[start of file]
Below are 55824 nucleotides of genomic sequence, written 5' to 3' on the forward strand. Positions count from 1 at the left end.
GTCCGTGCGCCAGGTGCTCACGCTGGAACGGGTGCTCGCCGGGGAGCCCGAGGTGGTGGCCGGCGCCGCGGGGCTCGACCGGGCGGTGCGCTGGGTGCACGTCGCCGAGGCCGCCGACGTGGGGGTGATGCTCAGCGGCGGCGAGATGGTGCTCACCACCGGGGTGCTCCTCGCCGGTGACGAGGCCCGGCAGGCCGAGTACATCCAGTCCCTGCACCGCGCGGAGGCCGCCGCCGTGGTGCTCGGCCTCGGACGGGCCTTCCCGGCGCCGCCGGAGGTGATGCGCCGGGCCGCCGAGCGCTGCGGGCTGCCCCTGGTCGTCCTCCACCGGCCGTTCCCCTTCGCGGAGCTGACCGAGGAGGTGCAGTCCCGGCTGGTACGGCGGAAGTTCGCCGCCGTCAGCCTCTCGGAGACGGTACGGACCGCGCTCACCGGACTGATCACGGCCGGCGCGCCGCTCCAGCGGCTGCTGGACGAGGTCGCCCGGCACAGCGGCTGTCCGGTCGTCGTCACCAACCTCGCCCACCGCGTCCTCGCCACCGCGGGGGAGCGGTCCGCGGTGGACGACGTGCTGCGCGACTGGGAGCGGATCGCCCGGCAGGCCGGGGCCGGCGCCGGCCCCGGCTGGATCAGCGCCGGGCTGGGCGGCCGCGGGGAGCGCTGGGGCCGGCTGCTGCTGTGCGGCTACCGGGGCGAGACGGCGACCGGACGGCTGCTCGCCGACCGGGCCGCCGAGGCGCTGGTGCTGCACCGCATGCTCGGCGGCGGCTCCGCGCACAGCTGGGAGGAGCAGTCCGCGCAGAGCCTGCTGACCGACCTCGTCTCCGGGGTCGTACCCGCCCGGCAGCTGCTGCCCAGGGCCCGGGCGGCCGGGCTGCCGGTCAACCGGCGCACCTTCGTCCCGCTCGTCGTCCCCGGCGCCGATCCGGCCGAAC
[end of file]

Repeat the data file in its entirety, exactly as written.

Below are 55824 nucleotides of genomic sequence, written 5' to 3' on the forward strand. Positions count from 1 at the left end.
GTCCGTGCGCCAGGTGCTCACGCTGGAACGGGTGCTCGCCGGGGAGCCCGAGGTGGTGGCCGGCGCCGCGGGGCTCGACCGGGCGGTGCGCTGGGTGCACGTCGCCGAGGCCGCCGACGTGGGGGTGATGCTCAGCGGCGGCGAGATGGTGCTCACCACCGGGGTGCTCCTCGCCGGTGACGAGGCCCGGCAGGCCGAGTACATCCAGTCCCTGCACCGCGCGGAGGCCGCCGCCGTGGTGCTCGGCCTCGGACGGGCCTTCCCGGCGCCGCCGGAGGTGATGCGCCGGGCCGCCGAGCGCTGCGGGCTGCCCCTGGTCGTCCTCCACCGGCCGTTCCCCTTCGCGGAGCTGACCGAGGAGGTGCAGTCCCGGCTGGTACGGCGGAAGTTCGCCGCCGTCAGCCTCTCGGAGACGGTACGGACCGCGCTCACCGGACTGATCACGGCCGGCGCGCCGCTCCAGCGGCTGCTGGACGAGGTCGCCCGGCACAGCGGCTGTCCGGTCGTCGTCACCAACCTCGCCCACCGCGTCCTCGCCACCGCGGGGGAGCGGTCCGCGGTGGACGACGTGCTGCGCGACTGGGAGCGGATCGCCCGGCAGGCCGGGGCCGGCGCCGGCCCCGGCTGGATCAGCGCCGGGCTGGGCGGCCGCGGGGAGCGCTGGGGCCGGCTGCTGCTGTGCGGCTACCGGGGCGAGACGGCGACCGGACGGCTGCTCGCCGACCGGGCCGCCGAGGCGCTGGTGCTGCACCGCATGCTCGGCGGCGGCTCCGCGCACAGCTGGGAGGAGCAGTCCGCGCAGAGCCTGCTGACCGACCTCGTCTCCGGGGTCGTACCCGCCCGGCAGCTGCTGCCCAGGGCCCGGGCGGCCGGGCTGCCGGTCAACCGGCGCACCTTCGTCCCGCTCGTCGTCCCCGGCGCCGATCCGGCCGAAC